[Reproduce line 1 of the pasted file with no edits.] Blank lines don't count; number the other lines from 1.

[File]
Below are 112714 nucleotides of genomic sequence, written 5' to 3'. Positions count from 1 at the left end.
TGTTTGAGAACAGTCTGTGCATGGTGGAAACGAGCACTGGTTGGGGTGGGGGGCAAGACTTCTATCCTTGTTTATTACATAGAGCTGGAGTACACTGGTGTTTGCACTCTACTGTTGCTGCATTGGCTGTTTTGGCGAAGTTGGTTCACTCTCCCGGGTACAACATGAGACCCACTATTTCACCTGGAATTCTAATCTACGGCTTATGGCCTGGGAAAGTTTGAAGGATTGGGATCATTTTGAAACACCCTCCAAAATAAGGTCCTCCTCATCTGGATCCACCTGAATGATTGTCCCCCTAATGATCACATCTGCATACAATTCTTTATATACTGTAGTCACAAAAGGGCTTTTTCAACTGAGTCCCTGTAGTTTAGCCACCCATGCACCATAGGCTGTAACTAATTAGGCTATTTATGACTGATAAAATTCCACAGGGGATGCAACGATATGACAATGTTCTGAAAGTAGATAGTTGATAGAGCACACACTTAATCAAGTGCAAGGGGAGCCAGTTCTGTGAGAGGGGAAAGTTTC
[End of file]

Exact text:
Below are 112714 nucleotides of genomic sequence, written 5' to 3'. Positions count from 1 at the left end.